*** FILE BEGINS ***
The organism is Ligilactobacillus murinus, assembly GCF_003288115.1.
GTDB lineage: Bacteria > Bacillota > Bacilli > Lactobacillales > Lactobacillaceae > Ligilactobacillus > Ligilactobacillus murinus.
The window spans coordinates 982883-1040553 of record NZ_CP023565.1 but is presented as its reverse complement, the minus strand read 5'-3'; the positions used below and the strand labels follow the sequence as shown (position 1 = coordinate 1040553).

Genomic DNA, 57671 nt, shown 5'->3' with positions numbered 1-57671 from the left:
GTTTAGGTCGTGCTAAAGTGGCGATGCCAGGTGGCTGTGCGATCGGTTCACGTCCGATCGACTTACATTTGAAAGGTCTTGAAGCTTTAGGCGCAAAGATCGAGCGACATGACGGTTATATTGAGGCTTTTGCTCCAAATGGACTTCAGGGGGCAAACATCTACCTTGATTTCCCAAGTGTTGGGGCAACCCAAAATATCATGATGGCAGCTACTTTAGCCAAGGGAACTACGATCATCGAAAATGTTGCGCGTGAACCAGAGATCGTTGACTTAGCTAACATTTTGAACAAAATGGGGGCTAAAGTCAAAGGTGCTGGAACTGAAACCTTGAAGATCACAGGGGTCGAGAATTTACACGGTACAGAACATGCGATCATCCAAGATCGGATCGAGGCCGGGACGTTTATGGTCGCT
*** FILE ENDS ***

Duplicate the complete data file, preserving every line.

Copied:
The organism is Ligilactobacillus murinus, assembly GCF_003288115.1.
GTDB lineage: Bacteria > Bacillota > Bacilli > Lactobacillales > Lactobacillaceae > Ligilactobacillus > Ligilactobacillus murinus.
The window spans coordinates 982883-1040553 of record NZ_CP023565.1 but is presented as its reverse complement, the minus strand read 5'-3'; the positions used below and the strand labels follow the sequence as shown (position 1 = coordinate 1040553).

Genomic DNA, 57671 nt, shown 5'->3' with positions numbered 1-57671 from the left:
GTTTAGGTCGTGCTAAAGTGGCGATGCCAGGTGGCTGTGCGATCGGTTCACGTCCGATCGACTTACATTTGAAAGGTCTTGAAGCTTTAGGCGCAAAGATCGAGCGACATGACGGTTATATTGAGGCTTTTGCTCCAAATGGACTTCAGGGGGCAAACATCTACCTTGATTTCCCAAGTGTTGGGGCAACCCAAAATATCATGATGGCAGCTACTTTAGCCAAGGGAACTACGATCATCGAAAATGTTGCGCGTGAACCAGAGATCGTTGACTTAGCTAACATTTTGAACAAAATGGGGGCTAAAGTCAAAGGTGCTGGAACTGAAACCTTGAAGATCACAGGGGTCGAGAATTTACACGGTACAGAACATGCGATCATCCAAGATCGGATCGAGGCCGGGACGTTTATGGTCGCT